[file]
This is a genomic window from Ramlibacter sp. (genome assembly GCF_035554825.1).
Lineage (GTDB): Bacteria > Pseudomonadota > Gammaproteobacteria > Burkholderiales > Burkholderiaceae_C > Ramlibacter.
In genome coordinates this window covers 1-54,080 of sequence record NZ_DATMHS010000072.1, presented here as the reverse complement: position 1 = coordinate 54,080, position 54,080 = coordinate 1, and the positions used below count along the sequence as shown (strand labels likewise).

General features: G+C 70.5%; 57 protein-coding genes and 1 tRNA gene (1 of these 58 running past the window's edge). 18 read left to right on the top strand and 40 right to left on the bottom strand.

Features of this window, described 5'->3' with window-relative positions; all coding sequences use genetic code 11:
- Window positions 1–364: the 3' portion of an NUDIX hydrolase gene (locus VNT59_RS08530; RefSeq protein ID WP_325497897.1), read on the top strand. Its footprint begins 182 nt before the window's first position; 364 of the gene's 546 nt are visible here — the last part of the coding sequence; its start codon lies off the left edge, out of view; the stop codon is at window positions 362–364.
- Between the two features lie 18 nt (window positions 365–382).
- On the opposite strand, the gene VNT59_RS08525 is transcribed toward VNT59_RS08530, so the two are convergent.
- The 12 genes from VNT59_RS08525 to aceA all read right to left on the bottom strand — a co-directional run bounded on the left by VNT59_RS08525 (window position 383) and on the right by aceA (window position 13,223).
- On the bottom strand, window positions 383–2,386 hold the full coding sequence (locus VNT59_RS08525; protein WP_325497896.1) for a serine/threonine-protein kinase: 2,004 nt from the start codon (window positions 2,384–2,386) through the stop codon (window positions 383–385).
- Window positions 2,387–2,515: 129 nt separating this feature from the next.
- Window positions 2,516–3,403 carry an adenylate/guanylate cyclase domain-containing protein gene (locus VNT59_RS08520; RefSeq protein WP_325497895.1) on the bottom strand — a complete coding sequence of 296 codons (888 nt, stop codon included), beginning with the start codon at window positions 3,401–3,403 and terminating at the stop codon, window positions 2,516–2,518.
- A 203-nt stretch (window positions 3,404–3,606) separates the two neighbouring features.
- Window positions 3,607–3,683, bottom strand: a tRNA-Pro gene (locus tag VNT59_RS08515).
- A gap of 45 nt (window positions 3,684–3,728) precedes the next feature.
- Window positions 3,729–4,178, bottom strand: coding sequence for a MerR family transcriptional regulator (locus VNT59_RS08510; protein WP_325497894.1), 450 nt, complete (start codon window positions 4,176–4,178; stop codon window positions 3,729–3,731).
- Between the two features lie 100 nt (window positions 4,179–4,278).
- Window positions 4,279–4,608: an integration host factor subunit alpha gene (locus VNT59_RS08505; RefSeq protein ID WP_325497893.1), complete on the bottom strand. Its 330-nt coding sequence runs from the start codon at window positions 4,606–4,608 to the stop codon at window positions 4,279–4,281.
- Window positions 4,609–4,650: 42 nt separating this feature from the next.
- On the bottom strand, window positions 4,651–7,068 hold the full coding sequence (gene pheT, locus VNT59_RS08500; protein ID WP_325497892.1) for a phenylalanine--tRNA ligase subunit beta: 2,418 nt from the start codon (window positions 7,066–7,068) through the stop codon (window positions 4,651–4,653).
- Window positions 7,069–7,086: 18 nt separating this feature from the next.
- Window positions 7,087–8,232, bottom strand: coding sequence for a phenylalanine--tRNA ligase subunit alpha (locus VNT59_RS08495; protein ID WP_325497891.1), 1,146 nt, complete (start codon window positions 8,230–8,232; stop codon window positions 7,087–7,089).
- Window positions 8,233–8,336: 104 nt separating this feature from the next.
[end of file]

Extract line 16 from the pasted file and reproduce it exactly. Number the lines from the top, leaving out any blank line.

- Window positions 3,729–4,178, bottom strand: coding sequence for a MerR family transcriptional regulator (locus VNT59_RS08510; protein WP_325497894.1), 450 nt, complete (start codon window positions 4,176–4,178; stop codon window positions 3,729–3,731).